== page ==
China Plays Down General's Nuclear Remarks

By Patrick Goodenough | July 7, 2008 | 8:16 PM EDT

( - Beijing has played down remarks by a senior Chinese general who warned of a nuclear response in the event of a conflict with the United States over Taiwan. The Chinese government reiterated that the military officer was expressing personal views.

Gen. Zhu Chenghu, who is also attached to China's National Defense University, was quoted as telling reporters last week that his country was determined to respond if necessary, and he referred to the resulting destruction of hundreds of cities in China and the U.S.

Zhu said at the time he was giving his own assessment, not government policy, and he also said he did not anticipate that the two countries would go to war.

The official Xinhua news agency quoted an unnamed foreign ministry official as saying Zhu's remarks were his "personal views."

Beijing's stance with regard to Taiwan was consistent and clear, he said.

"We will firmly abide by the principles of peaceful reunification ... and exert the greatest efforts to realize peaceful reunification."

But the foreign ministry official also reiterated Beijing's position that it would never tolerate Taiwan declaring independence or "allow anybody with any means to separate Taiwan from the motherland."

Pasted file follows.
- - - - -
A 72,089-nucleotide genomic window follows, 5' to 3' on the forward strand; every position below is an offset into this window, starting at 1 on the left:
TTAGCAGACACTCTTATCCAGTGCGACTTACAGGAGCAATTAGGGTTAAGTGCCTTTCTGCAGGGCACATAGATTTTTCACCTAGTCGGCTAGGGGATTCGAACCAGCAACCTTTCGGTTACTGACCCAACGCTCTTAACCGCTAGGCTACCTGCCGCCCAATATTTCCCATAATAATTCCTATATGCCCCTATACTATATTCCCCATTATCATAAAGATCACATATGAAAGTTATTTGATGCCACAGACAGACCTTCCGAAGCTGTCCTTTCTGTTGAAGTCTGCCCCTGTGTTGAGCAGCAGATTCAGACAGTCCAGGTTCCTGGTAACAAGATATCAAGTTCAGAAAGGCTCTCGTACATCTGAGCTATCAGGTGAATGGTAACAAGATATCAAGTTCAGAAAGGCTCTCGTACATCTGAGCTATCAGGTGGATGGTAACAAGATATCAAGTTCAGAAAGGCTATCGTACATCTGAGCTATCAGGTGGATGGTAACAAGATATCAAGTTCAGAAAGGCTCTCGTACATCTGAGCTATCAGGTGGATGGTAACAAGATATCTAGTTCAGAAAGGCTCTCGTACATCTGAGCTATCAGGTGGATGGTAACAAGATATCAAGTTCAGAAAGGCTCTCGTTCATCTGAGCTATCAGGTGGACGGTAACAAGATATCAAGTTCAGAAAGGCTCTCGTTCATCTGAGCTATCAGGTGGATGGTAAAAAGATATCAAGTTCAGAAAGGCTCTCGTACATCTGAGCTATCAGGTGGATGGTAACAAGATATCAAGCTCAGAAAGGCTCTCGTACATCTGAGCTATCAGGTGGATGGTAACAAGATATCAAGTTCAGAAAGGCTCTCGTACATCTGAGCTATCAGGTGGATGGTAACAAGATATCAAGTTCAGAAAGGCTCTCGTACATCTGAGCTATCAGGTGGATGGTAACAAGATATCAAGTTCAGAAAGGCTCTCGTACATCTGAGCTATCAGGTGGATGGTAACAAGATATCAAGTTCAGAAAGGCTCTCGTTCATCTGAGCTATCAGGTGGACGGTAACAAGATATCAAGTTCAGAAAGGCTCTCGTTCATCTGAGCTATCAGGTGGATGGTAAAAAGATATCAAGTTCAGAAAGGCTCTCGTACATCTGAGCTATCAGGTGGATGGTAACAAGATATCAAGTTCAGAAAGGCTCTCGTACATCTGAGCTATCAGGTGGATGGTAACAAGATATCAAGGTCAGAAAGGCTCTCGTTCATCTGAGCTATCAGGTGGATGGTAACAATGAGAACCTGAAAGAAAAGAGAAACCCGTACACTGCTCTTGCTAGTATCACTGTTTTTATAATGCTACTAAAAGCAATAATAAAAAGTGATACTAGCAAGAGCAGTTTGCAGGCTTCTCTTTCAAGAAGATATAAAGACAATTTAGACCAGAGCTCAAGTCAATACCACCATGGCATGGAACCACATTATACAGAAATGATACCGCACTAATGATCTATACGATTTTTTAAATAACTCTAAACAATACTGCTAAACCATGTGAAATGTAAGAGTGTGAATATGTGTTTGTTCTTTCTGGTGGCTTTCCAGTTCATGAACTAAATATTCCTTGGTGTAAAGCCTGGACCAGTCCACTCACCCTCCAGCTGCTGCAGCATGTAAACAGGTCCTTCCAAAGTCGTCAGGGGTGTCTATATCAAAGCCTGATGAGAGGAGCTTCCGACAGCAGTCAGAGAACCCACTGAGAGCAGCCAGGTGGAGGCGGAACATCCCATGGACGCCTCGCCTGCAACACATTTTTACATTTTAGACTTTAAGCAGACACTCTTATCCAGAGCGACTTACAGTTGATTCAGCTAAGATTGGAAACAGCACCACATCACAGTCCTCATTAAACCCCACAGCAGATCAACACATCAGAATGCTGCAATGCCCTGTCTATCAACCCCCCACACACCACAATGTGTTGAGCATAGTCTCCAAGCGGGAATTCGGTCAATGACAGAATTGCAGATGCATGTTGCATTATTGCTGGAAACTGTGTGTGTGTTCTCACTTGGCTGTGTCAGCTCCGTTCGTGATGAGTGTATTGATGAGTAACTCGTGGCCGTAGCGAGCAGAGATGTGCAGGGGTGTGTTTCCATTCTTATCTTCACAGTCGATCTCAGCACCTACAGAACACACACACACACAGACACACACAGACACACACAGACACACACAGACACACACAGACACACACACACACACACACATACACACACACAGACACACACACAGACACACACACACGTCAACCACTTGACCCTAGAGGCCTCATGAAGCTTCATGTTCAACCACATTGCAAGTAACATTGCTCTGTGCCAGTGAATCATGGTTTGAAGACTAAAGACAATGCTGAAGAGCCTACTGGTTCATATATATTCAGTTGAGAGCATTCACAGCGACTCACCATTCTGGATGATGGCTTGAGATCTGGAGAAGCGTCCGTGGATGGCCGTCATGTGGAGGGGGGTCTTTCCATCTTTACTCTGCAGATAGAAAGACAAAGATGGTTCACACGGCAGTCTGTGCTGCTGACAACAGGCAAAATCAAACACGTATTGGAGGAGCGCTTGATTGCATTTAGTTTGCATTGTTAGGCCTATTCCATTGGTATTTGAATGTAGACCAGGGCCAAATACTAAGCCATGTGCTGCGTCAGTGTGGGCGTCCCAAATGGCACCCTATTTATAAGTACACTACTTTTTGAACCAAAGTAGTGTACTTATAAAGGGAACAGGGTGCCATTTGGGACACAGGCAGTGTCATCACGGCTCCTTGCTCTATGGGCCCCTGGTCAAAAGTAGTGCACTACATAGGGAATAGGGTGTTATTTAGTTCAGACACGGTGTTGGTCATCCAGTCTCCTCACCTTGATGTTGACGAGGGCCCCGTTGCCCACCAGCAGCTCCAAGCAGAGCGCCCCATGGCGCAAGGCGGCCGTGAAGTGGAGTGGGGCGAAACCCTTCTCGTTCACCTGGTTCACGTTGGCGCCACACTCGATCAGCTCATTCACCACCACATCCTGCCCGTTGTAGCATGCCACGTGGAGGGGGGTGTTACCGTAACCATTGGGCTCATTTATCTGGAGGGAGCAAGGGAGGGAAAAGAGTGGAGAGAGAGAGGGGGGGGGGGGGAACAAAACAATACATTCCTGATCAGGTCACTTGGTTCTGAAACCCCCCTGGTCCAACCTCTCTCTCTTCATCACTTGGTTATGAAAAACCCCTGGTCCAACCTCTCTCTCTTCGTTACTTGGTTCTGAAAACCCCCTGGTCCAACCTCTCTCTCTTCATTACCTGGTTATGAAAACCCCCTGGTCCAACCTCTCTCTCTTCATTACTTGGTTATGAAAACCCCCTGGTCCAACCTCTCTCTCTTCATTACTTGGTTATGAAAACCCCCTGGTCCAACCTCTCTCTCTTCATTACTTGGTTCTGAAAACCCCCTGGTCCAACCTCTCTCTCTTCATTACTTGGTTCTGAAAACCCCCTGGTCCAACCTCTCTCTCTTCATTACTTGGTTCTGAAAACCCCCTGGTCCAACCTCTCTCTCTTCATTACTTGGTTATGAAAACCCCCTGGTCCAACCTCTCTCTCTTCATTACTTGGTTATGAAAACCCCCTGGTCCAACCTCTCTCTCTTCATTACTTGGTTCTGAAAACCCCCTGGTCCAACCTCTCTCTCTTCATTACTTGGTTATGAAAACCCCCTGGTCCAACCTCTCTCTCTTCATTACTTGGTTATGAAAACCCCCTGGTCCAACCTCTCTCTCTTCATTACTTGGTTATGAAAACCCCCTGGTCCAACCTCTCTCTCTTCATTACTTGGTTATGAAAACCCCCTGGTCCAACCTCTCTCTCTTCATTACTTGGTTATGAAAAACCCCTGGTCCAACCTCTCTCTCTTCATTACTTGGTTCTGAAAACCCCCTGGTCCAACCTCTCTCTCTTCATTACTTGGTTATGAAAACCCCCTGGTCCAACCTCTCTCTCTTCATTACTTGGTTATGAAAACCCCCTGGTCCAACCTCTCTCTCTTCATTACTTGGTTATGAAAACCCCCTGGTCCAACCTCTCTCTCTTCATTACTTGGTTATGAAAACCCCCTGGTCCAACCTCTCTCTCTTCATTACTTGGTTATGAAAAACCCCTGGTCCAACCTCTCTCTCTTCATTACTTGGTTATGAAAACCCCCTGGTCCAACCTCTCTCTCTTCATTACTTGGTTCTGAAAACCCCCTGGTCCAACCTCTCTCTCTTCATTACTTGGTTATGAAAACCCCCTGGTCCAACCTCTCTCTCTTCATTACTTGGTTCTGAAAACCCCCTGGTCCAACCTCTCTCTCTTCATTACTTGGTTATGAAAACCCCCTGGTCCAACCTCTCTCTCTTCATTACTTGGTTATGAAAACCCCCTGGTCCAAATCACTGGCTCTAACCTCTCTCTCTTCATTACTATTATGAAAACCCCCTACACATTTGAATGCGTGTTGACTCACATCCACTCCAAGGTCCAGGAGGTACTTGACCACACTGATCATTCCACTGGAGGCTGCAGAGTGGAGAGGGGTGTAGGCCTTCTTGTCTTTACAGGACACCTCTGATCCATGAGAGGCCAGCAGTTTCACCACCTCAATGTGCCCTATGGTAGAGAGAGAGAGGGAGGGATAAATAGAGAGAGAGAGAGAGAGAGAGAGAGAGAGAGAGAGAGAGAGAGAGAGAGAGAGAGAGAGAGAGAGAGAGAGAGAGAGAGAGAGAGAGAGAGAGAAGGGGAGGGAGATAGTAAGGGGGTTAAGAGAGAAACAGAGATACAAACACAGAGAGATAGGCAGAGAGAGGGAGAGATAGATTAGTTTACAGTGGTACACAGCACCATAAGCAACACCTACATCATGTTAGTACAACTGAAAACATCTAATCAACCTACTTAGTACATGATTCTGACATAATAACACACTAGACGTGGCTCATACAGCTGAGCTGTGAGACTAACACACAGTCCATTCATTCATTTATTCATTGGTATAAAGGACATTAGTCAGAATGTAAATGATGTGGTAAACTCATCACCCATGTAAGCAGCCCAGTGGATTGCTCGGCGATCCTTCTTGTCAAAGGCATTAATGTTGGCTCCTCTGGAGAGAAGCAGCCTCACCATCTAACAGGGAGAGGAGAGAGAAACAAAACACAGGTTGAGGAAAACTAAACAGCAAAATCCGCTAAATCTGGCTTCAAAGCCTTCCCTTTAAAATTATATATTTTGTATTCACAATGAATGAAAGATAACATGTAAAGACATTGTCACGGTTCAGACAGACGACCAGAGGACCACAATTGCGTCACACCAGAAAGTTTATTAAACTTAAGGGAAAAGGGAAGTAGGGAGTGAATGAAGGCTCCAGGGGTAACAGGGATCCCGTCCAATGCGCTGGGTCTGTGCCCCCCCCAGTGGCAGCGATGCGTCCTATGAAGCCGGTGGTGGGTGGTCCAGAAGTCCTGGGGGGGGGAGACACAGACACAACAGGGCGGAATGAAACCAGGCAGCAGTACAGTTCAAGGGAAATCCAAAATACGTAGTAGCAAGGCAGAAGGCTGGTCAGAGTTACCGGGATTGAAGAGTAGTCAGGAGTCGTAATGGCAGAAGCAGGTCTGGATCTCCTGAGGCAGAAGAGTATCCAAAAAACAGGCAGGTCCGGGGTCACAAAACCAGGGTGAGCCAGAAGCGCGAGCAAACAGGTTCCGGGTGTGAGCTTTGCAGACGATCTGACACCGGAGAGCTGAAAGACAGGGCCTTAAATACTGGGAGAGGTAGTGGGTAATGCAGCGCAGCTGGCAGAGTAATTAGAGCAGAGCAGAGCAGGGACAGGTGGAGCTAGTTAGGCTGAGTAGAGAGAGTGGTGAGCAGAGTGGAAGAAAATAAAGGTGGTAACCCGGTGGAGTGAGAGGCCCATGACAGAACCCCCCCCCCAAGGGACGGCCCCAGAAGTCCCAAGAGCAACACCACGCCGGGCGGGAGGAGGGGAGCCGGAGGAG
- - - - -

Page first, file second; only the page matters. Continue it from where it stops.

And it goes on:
He tied health U.S.-China relations directly to Washington's handling of the Taiwan issue.

China regards Taiwan as a rebel province and earlier this year passed a controversial year allowing for "non-peaceful" means, if necessary, to prevent the self-governing island democracy from formally breaking away. The U.S. is committed by law to help Taiwan to defend itself in the event of unprovoked aggression.

Zhu's remarks were widely reported, and drew a strong response from Washington, where State Department spokesman Sean McCormack called them "highly irresponsible" and "unfortunate."

"We hope that these are not the views of the Chinese government."

"The United States is not a threat to China," McCormack said. He described ties as "good" and "constructive," but acknowledged that "there are mixed elements to it."

Another Western country whose improving political and economic relations with China run into occasional rough water is Australia, which recently annoyed Beijing by providing asylum to a defecting Chinese diplomat.

Prime Minister John Howard, who is in Washington for talks with President Bush Monday, said at the weekend that Zhu's remarks were "unhelpful" and "irresponsible."

Canberra is seeking a free-trade agreement with China, but a recent decision to grant a visa to Chen Yonglin, a diplomat who fled his post and then from hiding accused China of running large numbers of spies in Australia, sent a chill through relations.

Australia has for half a century had a military pact with the U.S., ANZUS, which could require an Australian response should U.S. forces come under armed attack in the Pacific.

Last March a Chinese diplomat warned that ties between China and Australia could suffer badly if Australia invoked the ANZUS alliance against China.

See earlier story:
Chinese General Warns of Nuclear Conflict Over Taiwan (Jul. 11, 2005)

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Patrick Goodenough
Patrick Goodenough
Spencer Journalism Fellow